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High-temperature differential scanning calorimetry was used to understand the thermal properties of Si-rich metal–silicon alloys. Insoluble metals (A and B) were found to produce an alloy with discrete ASi2 and BSi2 dispersed phases. In contrast, metals that form a solid solution result in a dispersed phase that has a composition of AxB1−xSi2, where x varies continuously across each inclusion. This complex composition distribution is putatively caused by differences in the solidification temperatures of ASi2 versus BSi2. Though this behavior was observed for several different combinations of metals, we focus here specifically on the Cr/V/Si system. To better understand the range and most probable element concentrations in the dispersed silicide domains, a method was devised to generate histograms of their Cr and V concentrations from energy-dispersive X-ray spectroscopy hyperspectral images. Varying the Cr/V/Si ratio was found to change the shape of the element histograms, indicating that the distribution of silicide compositions that form is controlled by the input composition. Adding aluminum was found to result in dispersed phases that had a single composition rather than a range of Cr and V concentrations. This demonstrates that aluminum can be an effective additive for altering solidification kinetics in silicon alloys.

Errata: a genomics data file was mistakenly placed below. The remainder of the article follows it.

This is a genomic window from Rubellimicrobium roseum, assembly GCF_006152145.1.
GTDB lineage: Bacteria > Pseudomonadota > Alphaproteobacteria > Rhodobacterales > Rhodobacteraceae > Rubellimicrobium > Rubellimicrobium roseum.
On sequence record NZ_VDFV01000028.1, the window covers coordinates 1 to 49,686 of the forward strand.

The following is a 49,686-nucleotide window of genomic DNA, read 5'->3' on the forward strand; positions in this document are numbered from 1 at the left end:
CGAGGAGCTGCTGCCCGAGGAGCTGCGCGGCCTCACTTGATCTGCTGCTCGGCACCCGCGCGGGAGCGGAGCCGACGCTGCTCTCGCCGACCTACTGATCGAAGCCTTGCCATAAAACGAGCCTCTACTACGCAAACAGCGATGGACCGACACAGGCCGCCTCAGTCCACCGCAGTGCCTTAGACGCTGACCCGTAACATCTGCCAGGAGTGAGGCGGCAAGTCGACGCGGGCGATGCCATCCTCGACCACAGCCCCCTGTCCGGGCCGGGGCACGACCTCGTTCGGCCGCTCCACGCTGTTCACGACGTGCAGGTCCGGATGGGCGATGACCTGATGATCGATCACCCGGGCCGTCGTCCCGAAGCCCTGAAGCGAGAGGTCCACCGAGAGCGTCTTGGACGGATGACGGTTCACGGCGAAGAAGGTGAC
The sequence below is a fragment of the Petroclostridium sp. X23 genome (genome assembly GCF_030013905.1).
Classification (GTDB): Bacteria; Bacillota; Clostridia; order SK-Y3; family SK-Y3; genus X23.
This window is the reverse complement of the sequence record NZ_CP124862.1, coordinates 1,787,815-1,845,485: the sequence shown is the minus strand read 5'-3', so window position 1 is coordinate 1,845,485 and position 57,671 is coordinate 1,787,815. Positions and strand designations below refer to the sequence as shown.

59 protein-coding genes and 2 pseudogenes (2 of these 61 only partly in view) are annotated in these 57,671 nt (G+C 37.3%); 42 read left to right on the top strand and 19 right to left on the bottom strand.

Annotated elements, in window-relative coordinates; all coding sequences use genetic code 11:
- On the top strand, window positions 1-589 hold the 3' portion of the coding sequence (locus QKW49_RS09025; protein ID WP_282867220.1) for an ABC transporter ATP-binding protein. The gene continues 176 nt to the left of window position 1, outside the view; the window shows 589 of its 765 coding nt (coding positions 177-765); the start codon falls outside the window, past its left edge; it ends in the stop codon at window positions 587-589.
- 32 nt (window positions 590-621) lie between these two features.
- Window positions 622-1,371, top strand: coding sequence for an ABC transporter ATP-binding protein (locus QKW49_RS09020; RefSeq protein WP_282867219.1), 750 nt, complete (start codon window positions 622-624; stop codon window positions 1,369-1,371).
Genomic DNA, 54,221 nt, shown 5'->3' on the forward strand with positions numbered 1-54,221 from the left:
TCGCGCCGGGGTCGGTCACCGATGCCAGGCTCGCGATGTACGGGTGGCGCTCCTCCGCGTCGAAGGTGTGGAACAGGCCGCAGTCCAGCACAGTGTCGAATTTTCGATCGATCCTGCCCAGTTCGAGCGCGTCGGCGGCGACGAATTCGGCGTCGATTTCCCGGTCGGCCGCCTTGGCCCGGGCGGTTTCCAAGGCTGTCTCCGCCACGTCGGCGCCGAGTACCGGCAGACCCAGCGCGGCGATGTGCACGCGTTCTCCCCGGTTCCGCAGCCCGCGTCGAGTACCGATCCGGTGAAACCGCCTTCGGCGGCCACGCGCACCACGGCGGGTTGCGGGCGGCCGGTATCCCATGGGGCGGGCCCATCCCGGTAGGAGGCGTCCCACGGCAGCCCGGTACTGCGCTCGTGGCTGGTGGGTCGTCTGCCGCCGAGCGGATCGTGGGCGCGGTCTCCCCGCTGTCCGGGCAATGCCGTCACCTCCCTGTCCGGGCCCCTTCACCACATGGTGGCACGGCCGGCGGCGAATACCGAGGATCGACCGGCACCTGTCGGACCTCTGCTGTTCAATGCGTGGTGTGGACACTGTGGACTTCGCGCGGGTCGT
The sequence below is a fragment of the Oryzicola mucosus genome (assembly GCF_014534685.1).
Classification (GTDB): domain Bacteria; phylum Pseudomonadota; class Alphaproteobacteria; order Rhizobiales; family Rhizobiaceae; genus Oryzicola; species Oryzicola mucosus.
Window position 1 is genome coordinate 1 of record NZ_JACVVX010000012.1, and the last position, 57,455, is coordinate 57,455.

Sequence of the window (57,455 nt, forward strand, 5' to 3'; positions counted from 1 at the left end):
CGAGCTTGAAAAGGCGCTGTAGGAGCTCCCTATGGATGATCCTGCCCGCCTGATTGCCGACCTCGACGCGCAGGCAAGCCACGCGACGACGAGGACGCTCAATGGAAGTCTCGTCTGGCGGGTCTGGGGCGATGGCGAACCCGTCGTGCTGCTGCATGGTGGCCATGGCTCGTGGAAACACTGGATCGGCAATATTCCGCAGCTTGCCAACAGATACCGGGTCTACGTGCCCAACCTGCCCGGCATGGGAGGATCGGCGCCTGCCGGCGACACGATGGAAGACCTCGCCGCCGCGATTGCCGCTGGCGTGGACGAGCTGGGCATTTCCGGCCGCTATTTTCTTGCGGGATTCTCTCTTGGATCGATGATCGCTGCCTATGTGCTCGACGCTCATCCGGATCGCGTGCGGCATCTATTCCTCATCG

Polycrystalline diamond films were synthesized using an oxy-acetylene flame in the open atmosphere and in an enclosed chamber. In the present work, we have shown that the 2.16eV defect band seen in the photoluminescence spectra from the central portion of the films grown in the open atmosphere show a dependence on the growth temperature. Films grown in the open atmosphere all exhibit a decrease in the crystalline quality when moving to the outside edge most likely due to the entrainment of nitrogen into the films.
The present study was done in the enclosed chamber using an oxygen atmosphere via an oxygen flow around the torch. Films have been grown in the enclosed chamber that show only trace amounts of the 2.16eV band. Both the Raman and the photoluminescence spectra show that the films grown in the enclosed chamber are very uniform over the deposition area, which suggests that the degradation of the outer portion of the open atmosphere films may be the result of room air entrainment, and not a temperature variation across the substrate. In addition, when either lower purity oxygen is used or lower growth temperatures, we easily observe the 2.16eV band which may be the result of nitrogen impurities in the source gases.
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